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flora-anderson
17th October 2012

Uni life on the big screen

Are films set at university ever that close to the truth?
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TLDR

How I Met Your Mother’s Josh Radnor turns to the big screen this month, starring, writing, and directing his homage to University education, Liberal Arts.  From the perspective of his 30-somethingish character remembering his old College days, they seem the best thing, like, ever, to the point where he starts rolling in the grass outside the library in ecstasy of his bygone ‘Uni lifestyle’. But is it really possible to sum up the university experience in one movie? The highs? The lows? The Crazy bus lady?

In the case of American cinema, we generally get the all-drinking-not-much-thinking approach, which has given global notoriety to the Red Party Cup. Upgrading from the high school flick means the disappearance of the school lunchroom clique set-up, but never fear! The socio-political element in College is explored through the vast amounts of Fraternities and Sororities. This format gave us the iconic National Lampoon’s Animal House, arguably the creator of the ‘gross-out’ movie genre and the inspiration for all crazy college movies that followed in its wake (Old School, Van Wilder, Road Trip to name but a few). Even the USA’s Library of Congress deemed it to be ‘culturally significant’, probably due to it bringing us the immortal line ‘TOGA! TOGA!’

But there are also films about people who actually do their work too. Both set in Harvard, Legally Blonde and The Social Network give University a greater sense of future worth which can give you a morale boost when watching them, despite the fact you might be doing so to actually avoid your work.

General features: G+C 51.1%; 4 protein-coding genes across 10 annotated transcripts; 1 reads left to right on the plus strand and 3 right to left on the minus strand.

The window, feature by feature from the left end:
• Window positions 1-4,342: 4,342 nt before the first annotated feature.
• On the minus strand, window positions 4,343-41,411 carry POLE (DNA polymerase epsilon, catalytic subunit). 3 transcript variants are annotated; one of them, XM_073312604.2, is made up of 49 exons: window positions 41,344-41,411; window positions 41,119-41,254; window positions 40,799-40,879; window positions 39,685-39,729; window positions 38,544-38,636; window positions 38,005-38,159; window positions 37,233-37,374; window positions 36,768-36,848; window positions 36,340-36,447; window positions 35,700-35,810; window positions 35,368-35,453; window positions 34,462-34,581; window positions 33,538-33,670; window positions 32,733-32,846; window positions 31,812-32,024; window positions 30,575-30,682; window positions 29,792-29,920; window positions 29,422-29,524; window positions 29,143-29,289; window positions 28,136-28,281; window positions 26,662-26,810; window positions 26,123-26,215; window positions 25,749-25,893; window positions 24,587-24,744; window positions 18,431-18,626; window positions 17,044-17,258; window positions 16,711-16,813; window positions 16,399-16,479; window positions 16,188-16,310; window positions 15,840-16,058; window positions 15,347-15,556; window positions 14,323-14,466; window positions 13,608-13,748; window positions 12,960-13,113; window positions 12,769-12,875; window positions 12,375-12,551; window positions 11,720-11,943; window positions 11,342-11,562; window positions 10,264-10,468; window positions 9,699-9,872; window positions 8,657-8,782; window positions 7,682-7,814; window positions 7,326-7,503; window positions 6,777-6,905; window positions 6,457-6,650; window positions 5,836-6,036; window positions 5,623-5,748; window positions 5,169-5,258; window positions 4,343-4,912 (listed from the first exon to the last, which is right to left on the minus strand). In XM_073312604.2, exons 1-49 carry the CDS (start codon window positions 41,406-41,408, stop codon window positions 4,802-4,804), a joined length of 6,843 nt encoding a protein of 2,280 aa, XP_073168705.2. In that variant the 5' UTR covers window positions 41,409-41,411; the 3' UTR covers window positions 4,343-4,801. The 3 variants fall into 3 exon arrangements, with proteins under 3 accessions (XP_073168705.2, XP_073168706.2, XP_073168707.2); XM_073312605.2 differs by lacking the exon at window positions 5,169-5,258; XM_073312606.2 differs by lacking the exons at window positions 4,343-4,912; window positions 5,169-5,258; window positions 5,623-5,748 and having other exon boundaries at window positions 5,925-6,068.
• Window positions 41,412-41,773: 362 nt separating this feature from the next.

Back in Britain, film-makers have recently focused on the tricky process of actually getting a place (An Education, The History Boys) perhaps there’ll soon be an epic Odyssey-style adventure film entitled “The UCAS Form” or “Nick Clegg: the Revenge”!

A rare film which actually depicts the UK University lifestyle is Starter for Ten, which shows James McAvoy as he goes off to Bristol, trying to get out of his hum-drum life, meanwhile landing himself a place in the University Challenge team.  Despite not being the best movie of all time, instead of glamorising uni like its American cousins, we get loads of horribly familiar stereotypes: gap year bores, impassioned student politics, getting painfully drunk in order to relieve the awkwardness of a crap freshers party and the constant warning that uni will make our protagonist “a complete wanker.” It even has a performance from Benedict Cumberbatch who as an alumnus of Manchester, brings the film even closer to home! There’s not many more like it, and it’s a subject ripe for a transition to the silver screen; Inbetweeners 2 perhaps?

For now Fresh Meat is as accurate as you’re going to get, yet it differs to the films in this article as it isn’t fuelled by a sense of aching nostalgia for the good old university days. The uniting factor of most university films is a warning to enjoy it whilst you can before, as Liberal Arts warns, “life happens.”


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